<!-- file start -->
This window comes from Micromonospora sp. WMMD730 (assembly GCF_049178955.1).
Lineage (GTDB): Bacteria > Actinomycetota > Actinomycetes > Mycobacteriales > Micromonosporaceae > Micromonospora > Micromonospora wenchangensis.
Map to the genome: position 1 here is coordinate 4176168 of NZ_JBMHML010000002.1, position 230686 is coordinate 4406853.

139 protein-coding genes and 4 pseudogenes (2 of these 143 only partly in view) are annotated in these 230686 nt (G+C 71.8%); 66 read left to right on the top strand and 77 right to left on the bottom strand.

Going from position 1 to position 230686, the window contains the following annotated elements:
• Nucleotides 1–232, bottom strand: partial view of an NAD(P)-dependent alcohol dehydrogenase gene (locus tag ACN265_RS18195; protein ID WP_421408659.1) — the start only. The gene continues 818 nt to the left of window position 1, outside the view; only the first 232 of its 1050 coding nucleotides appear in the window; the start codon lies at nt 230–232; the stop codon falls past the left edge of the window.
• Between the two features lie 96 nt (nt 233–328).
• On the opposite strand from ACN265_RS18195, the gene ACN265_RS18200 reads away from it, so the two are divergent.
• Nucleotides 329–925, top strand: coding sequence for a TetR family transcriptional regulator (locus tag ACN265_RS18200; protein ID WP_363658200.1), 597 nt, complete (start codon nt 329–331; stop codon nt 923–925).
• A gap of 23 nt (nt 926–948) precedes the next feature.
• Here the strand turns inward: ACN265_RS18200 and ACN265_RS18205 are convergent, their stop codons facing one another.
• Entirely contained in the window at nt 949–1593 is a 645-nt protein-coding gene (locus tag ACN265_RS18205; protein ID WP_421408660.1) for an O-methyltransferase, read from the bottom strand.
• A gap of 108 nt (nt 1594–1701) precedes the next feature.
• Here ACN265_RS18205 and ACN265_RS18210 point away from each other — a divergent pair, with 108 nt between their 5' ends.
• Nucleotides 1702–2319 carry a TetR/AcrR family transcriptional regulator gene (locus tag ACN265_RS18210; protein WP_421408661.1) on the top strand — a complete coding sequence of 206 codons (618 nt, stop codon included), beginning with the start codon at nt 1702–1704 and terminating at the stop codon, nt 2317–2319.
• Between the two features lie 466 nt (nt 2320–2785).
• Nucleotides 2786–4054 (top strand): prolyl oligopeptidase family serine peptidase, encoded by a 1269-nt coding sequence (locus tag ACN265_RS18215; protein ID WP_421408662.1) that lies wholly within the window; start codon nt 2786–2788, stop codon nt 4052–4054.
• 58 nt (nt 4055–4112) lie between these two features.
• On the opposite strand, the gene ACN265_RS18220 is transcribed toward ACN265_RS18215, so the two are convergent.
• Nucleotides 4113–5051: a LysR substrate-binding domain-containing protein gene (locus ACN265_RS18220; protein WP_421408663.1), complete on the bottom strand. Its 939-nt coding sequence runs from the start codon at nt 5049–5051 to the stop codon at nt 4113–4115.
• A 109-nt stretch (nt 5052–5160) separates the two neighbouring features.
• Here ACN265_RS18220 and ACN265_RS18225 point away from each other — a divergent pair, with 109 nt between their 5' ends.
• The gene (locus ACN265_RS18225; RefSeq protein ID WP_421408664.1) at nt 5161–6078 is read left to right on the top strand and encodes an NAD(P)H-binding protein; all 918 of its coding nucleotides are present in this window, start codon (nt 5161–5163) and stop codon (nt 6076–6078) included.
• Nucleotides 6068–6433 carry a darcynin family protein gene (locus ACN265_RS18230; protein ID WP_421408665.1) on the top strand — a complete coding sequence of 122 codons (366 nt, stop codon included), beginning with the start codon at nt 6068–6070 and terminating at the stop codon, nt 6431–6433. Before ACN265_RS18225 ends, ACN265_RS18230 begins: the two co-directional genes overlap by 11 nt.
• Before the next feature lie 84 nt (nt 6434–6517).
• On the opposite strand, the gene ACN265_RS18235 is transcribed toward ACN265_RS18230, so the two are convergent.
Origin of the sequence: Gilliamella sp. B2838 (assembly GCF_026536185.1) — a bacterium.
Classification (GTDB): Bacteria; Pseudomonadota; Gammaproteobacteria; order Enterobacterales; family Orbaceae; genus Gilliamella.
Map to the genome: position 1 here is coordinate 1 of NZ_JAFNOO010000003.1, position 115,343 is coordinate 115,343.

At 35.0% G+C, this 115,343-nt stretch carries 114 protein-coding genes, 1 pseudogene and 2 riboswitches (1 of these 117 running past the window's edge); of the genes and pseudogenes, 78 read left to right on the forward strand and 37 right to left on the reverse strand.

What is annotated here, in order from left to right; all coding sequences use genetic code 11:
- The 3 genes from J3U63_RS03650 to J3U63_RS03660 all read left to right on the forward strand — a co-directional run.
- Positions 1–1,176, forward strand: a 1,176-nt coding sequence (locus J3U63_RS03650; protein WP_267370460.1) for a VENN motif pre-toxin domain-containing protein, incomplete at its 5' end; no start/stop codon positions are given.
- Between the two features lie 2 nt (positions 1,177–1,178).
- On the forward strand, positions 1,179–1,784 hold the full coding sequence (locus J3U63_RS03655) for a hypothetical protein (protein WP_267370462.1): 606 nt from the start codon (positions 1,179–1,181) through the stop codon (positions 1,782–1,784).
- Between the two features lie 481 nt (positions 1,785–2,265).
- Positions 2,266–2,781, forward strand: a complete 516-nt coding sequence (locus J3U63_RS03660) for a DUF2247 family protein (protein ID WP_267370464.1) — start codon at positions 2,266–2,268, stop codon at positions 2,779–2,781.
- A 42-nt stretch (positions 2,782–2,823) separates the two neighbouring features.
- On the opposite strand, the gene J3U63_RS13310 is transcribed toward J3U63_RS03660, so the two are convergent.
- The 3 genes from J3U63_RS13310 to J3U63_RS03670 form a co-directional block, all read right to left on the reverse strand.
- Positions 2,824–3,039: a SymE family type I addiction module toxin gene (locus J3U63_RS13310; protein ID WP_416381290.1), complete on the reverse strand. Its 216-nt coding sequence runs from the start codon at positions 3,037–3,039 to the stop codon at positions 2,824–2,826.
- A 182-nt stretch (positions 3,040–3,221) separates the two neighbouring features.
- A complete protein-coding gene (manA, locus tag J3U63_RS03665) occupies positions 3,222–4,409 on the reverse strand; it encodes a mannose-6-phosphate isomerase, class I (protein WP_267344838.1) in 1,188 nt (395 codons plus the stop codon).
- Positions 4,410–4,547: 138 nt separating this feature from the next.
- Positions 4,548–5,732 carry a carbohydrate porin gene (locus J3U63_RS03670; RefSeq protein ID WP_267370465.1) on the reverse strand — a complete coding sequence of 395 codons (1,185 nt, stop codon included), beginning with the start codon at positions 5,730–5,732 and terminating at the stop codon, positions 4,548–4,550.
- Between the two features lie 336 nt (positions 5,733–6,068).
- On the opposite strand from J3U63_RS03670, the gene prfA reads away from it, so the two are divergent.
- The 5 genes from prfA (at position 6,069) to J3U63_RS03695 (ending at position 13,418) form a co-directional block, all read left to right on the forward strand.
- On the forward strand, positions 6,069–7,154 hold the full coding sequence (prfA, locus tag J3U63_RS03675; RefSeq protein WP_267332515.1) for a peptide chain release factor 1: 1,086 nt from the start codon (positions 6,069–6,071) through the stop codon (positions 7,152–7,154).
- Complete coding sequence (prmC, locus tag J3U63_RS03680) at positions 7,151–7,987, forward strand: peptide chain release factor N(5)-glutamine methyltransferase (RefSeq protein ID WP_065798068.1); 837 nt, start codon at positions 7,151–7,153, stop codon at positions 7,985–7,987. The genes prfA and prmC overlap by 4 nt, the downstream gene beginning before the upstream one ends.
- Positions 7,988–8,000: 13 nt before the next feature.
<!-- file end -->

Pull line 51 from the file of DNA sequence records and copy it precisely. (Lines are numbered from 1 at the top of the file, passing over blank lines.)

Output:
- Positions 7,988–8,000: 13 nt before the next feature.